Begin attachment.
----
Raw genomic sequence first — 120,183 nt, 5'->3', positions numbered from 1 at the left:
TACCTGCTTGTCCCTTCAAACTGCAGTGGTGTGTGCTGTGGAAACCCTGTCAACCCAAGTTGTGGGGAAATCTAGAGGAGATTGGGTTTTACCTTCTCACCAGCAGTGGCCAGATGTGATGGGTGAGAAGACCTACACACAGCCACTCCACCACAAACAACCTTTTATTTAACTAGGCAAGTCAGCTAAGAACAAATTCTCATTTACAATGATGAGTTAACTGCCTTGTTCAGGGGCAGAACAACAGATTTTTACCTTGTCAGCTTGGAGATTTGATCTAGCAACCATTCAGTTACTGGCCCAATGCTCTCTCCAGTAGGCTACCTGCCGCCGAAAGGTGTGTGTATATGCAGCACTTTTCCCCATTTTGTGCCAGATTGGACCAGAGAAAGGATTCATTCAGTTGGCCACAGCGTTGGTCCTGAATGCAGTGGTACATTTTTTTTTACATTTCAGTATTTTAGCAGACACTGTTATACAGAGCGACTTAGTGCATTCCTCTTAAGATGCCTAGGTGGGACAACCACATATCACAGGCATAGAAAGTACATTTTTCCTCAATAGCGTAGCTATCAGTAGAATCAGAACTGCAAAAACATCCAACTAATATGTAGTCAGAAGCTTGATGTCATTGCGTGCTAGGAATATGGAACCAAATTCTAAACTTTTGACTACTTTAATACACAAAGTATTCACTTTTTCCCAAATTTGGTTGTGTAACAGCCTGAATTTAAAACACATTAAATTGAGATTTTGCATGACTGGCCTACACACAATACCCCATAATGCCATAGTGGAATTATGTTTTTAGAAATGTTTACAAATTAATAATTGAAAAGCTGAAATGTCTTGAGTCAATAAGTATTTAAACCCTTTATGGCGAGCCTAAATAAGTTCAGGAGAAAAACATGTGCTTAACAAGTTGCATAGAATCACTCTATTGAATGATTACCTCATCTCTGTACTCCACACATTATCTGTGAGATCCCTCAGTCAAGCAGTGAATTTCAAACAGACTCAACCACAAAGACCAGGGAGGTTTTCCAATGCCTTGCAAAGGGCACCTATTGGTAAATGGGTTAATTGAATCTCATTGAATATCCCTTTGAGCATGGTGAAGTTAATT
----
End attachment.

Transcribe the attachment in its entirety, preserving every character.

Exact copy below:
Raw genomic sequence first — 120,183 nt, 5'->3', positions numbered from 1 at the left:
TACCTGCTTGTCCCTTCAAACTGCAGTGGTGTGTGCTGTGGAAACCCTGTCAACCCAAGTTGTGGGGAAATCTAGAGGAGATTGGGTTTTACCTTCTCACCAGCAGTGGCCAGATGTGATGGGTGAGAAGACCTACACACAGCCACTCCACCACAAACAACCTTTTATTTAACTAGGCAAGTCAGCTAAGAACAAATTCTCATTTACAATGATGAGTTAACTGCCTTGTTCAGGGGCAGAACAACAGATTTTTACCTTGTCAGCTTGGAGATTTGATCTAGCAACCATTCAGTTACTGGCCCAATGCTCTCTCCAGTAGGCTACCTGCCGCCGAAAGGTGTGTGTATATGCAGCACTTTTCCCCATTTTGTGCCAGATTGGACCAGAGAAAGGATTCATTCAGTTGGCCACAGCGTTGGTCCTGAATGCAGTGGTACATTTTTTTTTACATTTCAGTATTTTAGCAGACACTGTTATACAGAGCGACTTAGTGCATTCCTCTTAAGATGCCTAGGTGGGACAACCACATATCACAGGCATAGAAAGTACATTTTTCCTCAATAGCGTAGCTATCAGTAGAATCAGAACTGCAAAAACATCCAACTAATATGTAGTCAGAAGCTTGATGTCATTGCGTGCTAGGAATATGGAACCAAATTCTAAACTTTTGACTACTTTAATACACAAAGTATTCACTTTTTCCCAAATTTGGTTGTGTAACAGCCTGAATTTAAAACACATTAAATTGAGATTTTGCATGACTGGCCTACACACAATACCCCATAATGCCATAGTGGAATTATGTTTTTAGAAATGTTTACAAATTAATAATTGAAAAGCTGAAATGTCTTGAGTCAATAAGTATTTAAACCCTTTATGGCGAGCCTAAATAAGTTCAGGAGAAAAACATGTGCTTAACAAGTTGCATAGAATCACTCTATTGAATGATTACCTCATCTCTGTACTCCACACATTATCTGTGAGATCCCTCAGTCAAGCAGTGAATTTCAAACAGACTCAACCACAAAGACCAGGGAGGTTTTCCAATGCCTTGCAAAGGGCACCTATTGGTAAATGGGTTAATTGAATCTCATTGAATATCCCTTTGAGCATGGTGAAGTTAATT